Things are never quite what they seem. For example, the press has decided Lt Gen Avadhesh Prakash, the former military secretary, is a ‘tainted’ officer. Since I don’t know the full truth he may well be. But when you consider what I do know that’s hardly the most suitable adjective. Instead, you might conclude he’s more sinned against than sinning.
After three months of silence, Prakash has revealed his story in a Devil’s Advocate interview to be broadcast tonight on CNN-IBN. Consider what he says and then ask if there are grounds for changing your view.
First, the court of inquiry that established the facts against him. Army regulation 518 requires that if the character or reputation of an officer is at stake, the presiding officer, wherever possible, should be senior whilst the other members must be at least equivalent in rank. In Prakash’s case the presiding officer was also a Lieutenant General but junior in service. The others, however, were Major Generals and unquestionably junior in rank. So 518 was clearly breached.
Equally importantly, army rule 180 mandates that evidence that can damage an officer’s reputation must be recorded in his presence. In Prakash’s case the court of inquiry ignored this stipulation. He claims several witnesses lied. In his absence they felt free to do so.
On appeal, the Armed Forces Tribunal has re-opened the inquiry but only six witnesses will be re-examined and, most significantly, the presiding officer and members will remain unchanged. Will the inquiry alter its original finding or stand by it? A most moot point, but critical for Prakash.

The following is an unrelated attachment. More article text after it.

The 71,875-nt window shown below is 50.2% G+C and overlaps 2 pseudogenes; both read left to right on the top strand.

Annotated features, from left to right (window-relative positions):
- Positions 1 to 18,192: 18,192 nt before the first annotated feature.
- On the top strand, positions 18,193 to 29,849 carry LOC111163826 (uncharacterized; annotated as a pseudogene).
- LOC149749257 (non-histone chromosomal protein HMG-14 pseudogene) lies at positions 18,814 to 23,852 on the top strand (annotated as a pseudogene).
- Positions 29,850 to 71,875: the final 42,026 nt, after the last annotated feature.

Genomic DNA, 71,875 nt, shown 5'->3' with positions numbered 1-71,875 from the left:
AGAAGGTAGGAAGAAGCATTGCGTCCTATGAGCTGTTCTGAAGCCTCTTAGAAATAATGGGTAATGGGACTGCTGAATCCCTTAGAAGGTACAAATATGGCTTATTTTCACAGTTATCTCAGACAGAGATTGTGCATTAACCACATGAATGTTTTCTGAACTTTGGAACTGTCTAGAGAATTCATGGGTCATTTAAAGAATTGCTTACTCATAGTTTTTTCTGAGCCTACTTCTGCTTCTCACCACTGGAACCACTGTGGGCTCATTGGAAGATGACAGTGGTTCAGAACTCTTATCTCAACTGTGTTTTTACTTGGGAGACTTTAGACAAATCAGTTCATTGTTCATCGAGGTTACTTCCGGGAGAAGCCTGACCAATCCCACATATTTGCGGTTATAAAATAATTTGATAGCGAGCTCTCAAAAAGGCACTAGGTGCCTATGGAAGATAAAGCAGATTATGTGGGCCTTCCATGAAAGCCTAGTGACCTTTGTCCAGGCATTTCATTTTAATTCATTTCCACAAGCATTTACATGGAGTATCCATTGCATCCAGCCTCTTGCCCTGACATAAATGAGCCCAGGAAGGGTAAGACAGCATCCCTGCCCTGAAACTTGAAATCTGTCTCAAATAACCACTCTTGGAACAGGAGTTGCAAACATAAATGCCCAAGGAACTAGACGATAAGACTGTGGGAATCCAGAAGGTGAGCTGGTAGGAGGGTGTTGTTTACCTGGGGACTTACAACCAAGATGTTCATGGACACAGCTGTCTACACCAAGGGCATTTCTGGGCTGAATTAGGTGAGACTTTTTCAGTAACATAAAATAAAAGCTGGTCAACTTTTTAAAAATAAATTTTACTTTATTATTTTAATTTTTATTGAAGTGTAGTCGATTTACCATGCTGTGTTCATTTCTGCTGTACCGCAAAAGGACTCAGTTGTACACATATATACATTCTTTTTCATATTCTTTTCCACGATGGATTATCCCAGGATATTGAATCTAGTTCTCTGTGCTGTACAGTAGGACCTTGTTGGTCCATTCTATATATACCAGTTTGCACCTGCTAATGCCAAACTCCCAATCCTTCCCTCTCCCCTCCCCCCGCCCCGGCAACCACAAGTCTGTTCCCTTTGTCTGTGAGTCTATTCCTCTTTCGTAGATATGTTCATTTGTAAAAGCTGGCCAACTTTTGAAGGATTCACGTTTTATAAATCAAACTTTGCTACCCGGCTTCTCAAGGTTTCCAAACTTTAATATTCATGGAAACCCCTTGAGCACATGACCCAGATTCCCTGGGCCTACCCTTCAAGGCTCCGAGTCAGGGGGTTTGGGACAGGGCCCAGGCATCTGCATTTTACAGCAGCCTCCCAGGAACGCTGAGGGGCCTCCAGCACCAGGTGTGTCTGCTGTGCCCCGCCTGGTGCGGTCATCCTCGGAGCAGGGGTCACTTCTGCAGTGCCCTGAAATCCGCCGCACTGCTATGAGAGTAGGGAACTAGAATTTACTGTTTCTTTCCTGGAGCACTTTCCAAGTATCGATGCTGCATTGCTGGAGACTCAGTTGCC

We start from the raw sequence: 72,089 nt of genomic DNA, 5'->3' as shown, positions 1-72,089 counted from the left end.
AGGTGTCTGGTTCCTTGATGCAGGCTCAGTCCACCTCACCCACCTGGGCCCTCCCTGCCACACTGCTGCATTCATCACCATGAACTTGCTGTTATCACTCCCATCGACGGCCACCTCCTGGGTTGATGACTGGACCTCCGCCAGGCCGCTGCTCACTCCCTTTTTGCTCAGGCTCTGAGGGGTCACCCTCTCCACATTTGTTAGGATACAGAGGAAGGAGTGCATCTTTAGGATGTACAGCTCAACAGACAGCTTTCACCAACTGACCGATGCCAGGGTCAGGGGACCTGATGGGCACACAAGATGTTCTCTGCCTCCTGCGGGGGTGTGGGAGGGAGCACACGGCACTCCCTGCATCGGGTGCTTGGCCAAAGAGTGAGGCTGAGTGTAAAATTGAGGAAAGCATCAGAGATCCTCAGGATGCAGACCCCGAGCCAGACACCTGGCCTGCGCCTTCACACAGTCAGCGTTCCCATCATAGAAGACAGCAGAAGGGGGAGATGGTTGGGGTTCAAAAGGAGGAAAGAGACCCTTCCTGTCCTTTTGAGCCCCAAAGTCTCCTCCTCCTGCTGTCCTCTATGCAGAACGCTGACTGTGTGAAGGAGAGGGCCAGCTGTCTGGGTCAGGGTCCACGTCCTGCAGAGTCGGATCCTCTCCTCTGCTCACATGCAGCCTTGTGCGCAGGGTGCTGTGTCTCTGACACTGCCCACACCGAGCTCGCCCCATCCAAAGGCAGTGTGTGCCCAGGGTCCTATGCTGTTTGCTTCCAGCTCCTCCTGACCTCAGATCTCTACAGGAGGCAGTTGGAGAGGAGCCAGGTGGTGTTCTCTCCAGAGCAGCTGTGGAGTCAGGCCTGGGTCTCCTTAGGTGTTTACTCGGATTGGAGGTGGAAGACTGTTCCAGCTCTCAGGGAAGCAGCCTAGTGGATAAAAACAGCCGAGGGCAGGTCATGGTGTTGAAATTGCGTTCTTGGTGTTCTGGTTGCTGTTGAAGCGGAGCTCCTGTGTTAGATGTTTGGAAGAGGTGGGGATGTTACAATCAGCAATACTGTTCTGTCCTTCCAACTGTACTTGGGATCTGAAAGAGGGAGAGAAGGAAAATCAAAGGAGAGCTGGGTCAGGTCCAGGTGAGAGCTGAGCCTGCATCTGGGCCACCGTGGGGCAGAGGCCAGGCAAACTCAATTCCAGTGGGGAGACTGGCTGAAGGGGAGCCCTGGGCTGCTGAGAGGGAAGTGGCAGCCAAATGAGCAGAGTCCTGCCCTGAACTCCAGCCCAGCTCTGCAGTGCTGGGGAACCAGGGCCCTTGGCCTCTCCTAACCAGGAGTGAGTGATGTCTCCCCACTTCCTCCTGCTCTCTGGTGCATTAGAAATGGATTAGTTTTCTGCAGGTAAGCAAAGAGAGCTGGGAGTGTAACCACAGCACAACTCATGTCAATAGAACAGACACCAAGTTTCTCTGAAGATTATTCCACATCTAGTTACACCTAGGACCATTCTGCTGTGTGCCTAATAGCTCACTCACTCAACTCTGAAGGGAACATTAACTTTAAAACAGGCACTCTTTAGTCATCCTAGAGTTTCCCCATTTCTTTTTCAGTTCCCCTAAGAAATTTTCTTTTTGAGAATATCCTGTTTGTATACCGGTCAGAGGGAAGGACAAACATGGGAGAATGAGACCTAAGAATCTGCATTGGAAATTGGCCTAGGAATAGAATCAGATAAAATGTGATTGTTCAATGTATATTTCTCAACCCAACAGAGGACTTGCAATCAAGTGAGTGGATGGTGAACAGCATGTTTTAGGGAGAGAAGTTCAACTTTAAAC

Second, Prakash feels he’s been unfairly treated by the army chief. I don’t know the other side’s version but here’s Prakash’s. To begin with, Prakash says the chief did not apply his mind to the reply he sent to the show cause notice. The chief responded to it in three working days whereas, earlier, he took nearly three weeks to respond to the inquiry’s report. Next, Prakash claims the chief was not telling the truth when he told me, two weeks ago, that he ordered disciplinary action on the basis of Prakash’s response. The letter of January 29, which notified such action, begins: “(The) show cause notice issued to you… is hereby cancelled.” If the notice was cancelled then the reply to it cannot have been considered.
Most importantly, Prakash claims the chief’s decision to switch from administrative to disciplinary action is a violation of military policy in operation since 1993. A letter from the additional directorate general (Discipline and Vigilance) to all army command headquarters, dated 11 May 1993 no. 32908/AG/DV-1, states: “It is clarified that once the competent authority after having applied his mind to the full facts of the case decides to initiate administrative action and such action has commenced … at this stage to revert to disciplinary action is not only unjustified but also legally unsustainable.”
None of this diminishes the impropriety of Prakash’s own behaviour. As he accepts in the interview, it does look bad in hindsight although he insists that at the time it was innocent. There are legitimate questions raised by his contacts with the Sukhna developers and his answers may not be fully satisfactory. But do they call for a court martial or a censure? And does any of this excuse the shoddiness of the inquiry or what followed?
We don’t know the full story and I certainly don’t claim I do. But the more I discover the more I feel that our initial judgement was unfair. One day, I hope, the truth will emerge.
The views expressed by the author are personal